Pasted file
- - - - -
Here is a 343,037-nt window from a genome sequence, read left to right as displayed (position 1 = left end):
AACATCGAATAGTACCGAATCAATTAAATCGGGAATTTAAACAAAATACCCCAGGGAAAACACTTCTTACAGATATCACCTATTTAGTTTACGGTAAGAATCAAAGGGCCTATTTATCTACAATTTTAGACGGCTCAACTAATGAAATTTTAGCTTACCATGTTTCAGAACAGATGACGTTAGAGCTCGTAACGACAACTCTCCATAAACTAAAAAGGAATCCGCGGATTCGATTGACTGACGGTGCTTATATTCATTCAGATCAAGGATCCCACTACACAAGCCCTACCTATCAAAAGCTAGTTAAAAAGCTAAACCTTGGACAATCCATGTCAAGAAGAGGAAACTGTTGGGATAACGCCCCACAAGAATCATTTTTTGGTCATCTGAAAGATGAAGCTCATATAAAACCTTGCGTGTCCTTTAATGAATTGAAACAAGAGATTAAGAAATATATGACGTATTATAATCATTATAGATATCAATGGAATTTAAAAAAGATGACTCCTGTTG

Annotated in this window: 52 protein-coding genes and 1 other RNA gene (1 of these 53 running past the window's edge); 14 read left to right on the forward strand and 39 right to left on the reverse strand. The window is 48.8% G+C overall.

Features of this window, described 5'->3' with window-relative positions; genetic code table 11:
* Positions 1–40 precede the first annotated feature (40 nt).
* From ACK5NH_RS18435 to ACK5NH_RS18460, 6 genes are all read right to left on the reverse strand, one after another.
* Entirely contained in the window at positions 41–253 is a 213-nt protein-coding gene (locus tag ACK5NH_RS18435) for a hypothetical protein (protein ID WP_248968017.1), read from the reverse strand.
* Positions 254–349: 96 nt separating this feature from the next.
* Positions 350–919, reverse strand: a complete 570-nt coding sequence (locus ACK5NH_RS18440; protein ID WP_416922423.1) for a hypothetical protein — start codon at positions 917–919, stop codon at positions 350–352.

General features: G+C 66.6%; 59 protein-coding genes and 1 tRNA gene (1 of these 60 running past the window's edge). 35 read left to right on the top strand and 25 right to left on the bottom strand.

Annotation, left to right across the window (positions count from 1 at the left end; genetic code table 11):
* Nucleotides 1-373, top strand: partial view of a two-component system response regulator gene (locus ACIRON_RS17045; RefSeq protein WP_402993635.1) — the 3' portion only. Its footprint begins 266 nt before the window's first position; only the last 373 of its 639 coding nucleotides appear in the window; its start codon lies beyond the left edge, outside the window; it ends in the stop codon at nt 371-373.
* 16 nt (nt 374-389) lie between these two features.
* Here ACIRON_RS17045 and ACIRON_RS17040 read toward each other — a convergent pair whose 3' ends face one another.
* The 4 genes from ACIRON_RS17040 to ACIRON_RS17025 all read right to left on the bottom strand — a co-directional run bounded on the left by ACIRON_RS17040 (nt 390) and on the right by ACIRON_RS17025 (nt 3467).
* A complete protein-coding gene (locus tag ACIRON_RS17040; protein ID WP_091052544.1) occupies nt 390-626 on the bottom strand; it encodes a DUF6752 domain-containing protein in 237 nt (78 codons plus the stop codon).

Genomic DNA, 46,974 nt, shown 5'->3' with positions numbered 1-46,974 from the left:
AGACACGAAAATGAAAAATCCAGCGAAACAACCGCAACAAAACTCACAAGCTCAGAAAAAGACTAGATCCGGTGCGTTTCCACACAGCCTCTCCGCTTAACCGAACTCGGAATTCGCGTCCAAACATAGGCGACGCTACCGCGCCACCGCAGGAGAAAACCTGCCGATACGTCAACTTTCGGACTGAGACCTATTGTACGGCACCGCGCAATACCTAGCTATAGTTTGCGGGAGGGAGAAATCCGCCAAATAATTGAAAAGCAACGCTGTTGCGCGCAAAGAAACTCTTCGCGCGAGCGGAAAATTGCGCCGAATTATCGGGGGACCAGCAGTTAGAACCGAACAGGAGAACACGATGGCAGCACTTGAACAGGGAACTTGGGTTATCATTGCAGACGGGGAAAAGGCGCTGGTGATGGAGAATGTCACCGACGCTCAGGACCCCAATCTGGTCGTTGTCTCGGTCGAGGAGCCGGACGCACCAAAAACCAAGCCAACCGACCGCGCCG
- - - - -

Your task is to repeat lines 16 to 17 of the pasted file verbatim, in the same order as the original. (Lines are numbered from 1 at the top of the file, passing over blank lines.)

* A complete protein-coding gene (locus tag ACIRON_RS17040; protein ID WP_091052544.1) occupies nt 390-626 on the bottom strand; it encodes a DUF6752 domain-containing protein in 237 nt (78 codons plus the stop codon).

Genomic DNA, 46,974 nt, shown 5'->3' with positions numbered 1-46,974 from the left: